“Speaker Emerita Pelosi is one of the most talented and transformational leaders of our lifetime, and it’s a good thing for San Francisco and the nation that she will continue to serve our community,” Wiener said.
“Right now, I’m focused like a laser on the end of our legislative session in Sacramento,” Wiener added, pointing to several housing bills he’s backing, and a measure to decriminalize psychedelics. “I look forward to seeking reelection to the Senate next year and continuing this critical work.”
Pelosi was first elected to Congress in 1987, and rose to become the first and — to date — only female speaker of the House, in 2007, a post she held until 2011, when Republicans regained control. After a prolonged stint as House minority leader, Pelosi reclaimed the speaker’s gavel in 2019, promising to hand over the reins in four years. She stepped down from the leadership post after her party narrowly lost the House in last year’s midterm election, but continued to represent her San Francisco district in Congress.
Pelosi is known as a masterful legislator and fundraiser who held together an often fractured caucus and pushed through major Democratic priorities including the Affordable Care Act, her crowning legislative achievement. In her last stint as speaker, she guided her party through an exceedingly turbulent period that included two impeachments of former President Donald Trump and the Jan. 6, 2021, attack on the U.S. Capitol.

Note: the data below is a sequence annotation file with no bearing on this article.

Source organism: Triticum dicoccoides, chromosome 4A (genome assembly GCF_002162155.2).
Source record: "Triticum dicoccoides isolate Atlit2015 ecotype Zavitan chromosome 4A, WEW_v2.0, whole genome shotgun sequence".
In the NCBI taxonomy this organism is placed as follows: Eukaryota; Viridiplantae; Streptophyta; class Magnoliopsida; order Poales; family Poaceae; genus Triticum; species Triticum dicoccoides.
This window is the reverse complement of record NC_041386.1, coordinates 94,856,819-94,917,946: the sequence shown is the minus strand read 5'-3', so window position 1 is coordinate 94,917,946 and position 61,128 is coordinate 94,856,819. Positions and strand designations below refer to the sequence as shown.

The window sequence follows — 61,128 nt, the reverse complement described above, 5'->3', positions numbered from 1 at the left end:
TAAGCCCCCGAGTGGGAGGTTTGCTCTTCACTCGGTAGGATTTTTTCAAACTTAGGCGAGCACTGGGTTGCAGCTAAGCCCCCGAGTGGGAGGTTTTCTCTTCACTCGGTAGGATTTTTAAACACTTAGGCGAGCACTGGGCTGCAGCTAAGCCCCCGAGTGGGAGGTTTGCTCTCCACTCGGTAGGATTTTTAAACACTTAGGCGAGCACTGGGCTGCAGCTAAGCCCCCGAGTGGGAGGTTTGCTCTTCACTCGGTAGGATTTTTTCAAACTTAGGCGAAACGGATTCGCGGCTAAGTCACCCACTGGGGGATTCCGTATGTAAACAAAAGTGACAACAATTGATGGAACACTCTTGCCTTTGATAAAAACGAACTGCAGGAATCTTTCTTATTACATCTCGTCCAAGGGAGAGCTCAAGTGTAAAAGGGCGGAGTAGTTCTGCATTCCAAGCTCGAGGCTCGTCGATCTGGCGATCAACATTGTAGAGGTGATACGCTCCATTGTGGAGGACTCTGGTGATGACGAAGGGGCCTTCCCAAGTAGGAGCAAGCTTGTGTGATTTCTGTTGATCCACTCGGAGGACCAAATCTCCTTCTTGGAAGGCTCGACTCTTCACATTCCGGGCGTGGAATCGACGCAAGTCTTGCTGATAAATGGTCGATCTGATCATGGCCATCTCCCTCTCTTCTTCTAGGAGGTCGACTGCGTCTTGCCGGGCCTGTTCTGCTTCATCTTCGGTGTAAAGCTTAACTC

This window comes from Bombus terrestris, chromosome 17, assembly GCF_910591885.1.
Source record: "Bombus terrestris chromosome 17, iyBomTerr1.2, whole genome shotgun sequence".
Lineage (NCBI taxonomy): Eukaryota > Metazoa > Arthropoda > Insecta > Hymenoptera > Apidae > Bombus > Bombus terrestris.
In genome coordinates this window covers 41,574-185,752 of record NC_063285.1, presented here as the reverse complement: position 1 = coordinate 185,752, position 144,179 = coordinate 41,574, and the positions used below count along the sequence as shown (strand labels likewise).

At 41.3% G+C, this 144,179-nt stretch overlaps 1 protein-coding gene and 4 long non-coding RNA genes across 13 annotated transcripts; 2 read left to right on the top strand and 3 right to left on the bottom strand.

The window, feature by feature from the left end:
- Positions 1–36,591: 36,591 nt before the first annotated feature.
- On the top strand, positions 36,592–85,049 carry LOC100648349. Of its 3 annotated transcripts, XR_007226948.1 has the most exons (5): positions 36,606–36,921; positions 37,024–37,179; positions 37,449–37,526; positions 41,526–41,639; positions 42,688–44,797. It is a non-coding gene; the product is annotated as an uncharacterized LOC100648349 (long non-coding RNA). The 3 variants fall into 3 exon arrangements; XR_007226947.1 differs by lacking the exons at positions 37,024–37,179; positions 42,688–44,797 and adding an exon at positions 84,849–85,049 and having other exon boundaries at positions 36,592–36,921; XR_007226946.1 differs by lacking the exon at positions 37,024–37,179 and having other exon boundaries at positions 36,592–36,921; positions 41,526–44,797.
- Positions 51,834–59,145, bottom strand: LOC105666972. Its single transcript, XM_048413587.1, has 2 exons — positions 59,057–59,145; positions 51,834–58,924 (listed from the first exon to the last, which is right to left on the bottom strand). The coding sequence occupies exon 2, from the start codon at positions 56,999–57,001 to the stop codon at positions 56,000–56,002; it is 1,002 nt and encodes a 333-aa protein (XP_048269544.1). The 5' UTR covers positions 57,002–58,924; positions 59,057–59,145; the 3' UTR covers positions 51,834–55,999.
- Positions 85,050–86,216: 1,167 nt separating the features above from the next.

Pelosi has often been vilified by Republicans, who commonly portray her as a far-left liberal, and have unflatteringly plastered her image on hundreds of campaign ads over the years.
Born into a prominent political family in Baltimore, Pelosi, who describes herself as a “devout Catholic,” remained out of the political limelight during her early professional life, working for years behind the scenes as a Democratic Party activist and fundraiser, while raising her five children in San Francisco.
But in 1987, after she was tapped by the ailing San Francisco Rep. Sala Burton to replace her, Pelosi beat out a crowded field in a special election, becoming one of just over 20 women in the House. In Washington, Pelosi quickly became an outspoken proponent for AIDS funding and, eventually, a ranking member of the House Intelligence Committee.
Pelosi’s decision to run once again comes just over a year before the 2024 presidential election, when her party hopes to win back control of the House from Republicans, who now hold a slim, 10-member majority. Her presence in the race is almost certain to boost Democratic fundraising efforts.